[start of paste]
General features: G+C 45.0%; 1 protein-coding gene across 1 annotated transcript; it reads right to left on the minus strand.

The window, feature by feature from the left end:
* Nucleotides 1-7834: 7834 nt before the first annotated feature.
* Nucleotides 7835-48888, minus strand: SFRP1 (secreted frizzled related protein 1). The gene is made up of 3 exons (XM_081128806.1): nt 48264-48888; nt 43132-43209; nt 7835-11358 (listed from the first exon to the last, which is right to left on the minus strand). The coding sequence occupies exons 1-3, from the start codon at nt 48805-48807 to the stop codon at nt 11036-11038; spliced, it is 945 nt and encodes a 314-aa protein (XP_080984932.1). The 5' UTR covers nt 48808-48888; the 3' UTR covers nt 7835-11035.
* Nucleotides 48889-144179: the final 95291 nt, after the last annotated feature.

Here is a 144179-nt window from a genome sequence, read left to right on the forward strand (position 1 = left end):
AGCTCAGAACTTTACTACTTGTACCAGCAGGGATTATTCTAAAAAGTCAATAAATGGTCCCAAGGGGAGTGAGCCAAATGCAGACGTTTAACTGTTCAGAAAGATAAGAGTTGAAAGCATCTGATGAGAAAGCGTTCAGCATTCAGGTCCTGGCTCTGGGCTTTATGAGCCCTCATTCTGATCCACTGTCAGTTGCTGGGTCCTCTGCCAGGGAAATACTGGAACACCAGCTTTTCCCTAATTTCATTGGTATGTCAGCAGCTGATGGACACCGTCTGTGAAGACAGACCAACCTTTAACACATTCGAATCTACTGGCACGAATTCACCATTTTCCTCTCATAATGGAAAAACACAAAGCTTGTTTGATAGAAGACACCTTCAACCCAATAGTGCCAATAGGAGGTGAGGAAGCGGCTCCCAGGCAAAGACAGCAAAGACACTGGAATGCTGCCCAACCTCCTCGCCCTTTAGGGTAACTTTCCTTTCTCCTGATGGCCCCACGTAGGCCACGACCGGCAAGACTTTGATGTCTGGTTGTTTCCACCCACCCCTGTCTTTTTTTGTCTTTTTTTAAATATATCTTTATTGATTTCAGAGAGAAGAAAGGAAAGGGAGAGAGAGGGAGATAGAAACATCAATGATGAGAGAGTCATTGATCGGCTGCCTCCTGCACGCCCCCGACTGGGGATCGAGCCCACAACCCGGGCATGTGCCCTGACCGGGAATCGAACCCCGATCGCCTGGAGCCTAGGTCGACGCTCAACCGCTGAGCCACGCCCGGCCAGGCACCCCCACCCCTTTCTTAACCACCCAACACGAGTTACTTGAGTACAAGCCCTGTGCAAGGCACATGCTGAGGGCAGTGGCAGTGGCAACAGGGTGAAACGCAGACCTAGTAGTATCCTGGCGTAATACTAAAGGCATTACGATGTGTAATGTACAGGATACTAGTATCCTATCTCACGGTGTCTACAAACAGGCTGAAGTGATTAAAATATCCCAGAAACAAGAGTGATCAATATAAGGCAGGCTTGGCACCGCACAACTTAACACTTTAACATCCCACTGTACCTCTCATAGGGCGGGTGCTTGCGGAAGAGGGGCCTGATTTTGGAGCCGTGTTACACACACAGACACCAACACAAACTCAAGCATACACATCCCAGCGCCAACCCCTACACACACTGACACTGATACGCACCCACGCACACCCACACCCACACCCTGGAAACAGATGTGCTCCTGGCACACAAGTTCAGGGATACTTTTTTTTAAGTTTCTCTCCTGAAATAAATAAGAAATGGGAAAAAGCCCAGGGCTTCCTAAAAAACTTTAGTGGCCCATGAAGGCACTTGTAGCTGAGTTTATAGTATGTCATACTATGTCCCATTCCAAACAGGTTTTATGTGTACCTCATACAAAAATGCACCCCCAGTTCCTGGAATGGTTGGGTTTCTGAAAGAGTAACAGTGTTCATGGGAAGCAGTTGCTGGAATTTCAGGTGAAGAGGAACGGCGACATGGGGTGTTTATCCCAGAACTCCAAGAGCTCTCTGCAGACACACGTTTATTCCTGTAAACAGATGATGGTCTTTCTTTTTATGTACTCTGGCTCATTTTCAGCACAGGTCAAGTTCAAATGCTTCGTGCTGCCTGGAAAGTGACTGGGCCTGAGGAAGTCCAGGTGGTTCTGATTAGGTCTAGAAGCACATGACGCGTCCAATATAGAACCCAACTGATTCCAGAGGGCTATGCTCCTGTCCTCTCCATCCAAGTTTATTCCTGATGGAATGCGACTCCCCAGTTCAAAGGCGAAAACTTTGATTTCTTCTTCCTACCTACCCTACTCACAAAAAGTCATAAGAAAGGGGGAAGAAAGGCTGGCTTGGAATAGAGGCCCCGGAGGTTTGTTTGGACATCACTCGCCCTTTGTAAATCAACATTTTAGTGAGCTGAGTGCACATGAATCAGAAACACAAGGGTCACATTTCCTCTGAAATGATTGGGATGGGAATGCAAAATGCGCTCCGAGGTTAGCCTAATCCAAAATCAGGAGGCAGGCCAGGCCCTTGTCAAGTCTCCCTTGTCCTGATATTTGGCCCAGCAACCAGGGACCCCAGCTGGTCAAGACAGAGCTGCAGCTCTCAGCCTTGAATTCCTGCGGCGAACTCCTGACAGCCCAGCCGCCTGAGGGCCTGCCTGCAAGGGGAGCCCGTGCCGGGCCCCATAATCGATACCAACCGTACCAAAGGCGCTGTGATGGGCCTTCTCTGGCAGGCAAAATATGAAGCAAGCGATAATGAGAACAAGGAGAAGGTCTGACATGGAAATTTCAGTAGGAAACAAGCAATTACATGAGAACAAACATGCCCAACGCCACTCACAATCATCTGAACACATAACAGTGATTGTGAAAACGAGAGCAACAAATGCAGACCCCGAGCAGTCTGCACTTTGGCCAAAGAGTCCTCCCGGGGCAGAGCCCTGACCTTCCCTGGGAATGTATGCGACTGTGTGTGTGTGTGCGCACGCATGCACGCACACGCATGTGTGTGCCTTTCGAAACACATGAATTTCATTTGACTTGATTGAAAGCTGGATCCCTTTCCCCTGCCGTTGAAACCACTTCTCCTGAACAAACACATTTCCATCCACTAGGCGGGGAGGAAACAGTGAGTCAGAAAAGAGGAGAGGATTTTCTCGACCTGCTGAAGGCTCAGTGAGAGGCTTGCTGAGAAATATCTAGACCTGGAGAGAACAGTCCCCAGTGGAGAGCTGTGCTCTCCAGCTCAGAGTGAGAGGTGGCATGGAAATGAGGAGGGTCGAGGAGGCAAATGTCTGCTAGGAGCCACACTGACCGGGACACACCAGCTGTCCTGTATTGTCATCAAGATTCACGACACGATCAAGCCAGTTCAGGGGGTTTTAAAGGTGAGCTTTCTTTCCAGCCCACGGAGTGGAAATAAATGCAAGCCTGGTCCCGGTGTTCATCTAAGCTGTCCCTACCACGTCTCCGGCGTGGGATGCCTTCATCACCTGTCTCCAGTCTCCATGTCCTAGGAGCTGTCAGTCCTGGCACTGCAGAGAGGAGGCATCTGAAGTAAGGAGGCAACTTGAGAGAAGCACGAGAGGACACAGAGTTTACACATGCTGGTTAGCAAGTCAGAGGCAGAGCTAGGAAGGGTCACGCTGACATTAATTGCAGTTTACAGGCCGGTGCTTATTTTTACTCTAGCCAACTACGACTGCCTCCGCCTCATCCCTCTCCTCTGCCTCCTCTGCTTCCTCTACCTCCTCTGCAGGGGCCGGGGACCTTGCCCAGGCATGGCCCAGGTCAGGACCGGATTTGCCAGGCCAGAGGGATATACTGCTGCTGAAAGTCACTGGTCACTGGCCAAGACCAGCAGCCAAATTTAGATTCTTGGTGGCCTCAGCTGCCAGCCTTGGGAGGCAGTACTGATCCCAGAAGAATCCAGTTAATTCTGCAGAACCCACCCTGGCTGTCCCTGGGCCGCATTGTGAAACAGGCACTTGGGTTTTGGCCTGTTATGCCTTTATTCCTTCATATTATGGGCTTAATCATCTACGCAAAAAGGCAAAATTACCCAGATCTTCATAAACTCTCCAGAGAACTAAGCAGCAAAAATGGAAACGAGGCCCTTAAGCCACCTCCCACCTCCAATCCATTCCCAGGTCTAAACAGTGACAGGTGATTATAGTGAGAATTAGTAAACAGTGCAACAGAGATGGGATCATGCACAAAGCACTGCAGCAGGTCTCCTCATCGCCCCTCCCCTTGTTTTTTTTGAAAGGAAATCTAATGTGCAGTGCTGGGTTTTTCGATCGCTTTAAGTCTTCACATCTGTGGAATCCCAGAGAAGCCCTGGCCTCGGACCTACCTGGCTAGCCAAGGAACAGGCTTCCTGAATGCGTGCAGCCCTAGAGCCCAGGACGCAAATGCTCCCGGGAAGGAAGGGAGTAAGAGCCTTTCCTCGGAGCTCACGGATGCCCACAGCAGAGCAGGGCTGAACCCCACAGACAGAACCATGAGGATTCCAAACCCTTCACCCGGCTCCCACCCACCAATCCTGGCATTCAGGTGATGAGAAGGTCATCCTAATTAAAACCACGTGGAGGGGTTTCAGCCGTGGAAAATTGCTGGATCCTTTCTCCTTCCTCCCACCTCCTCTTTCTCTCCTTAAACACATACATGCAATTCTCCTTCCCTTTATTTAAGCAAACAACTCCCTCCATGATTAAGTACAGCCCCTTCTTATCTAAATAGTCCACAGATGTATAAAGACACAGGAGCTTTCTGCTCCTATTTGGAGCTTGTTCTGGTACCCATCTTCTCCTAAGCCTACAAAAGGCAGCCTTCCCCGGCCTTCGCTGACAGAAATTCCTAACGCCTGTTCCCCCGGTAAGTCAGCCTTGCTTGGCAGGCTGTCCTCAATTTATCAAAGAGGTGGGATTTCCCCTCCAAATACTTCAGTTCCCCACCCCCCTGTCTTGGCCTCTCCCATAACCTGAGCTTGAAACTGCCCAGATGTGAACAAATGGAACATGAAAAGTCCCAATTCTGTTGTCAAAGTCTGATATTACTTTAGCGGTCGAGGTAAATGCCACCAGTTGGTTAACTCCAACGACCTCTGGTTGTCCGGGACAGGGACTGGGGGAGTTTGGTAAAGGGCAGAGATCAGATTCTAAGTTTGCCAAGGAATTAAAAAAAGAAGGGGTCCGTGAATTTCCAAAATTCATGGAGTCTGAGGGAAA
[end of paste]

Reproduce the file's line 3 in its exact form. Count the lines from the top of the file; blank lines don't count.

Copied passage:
* Nucleotides 1-7834: 7834 nt before the first annotated feature.